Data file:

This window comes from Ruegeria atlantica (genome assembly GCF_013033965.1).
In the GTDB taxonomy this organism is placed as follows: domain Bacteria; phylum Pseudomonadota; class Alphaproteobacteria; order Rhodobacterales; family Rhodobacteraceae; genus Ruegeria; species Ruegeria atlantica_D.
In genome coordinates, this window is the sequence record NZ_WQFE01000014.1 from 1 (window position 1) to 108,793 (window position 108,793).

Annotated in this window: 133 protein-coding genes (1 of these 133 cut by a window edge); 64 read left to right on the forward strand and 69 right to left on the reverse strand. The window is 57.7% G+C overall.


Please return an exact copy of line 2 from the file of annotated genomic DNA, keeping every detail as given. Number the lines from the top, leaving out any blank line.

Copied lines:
In the GTDB taxonomy this organism is placed as follows: domain Bacteria; phylum Pseudomonadota; class Alphaproteobacteria; order Rhodobacterales; family Rhodobacteraceae; genus Ruegeria; species Ruegeria atlantica_D.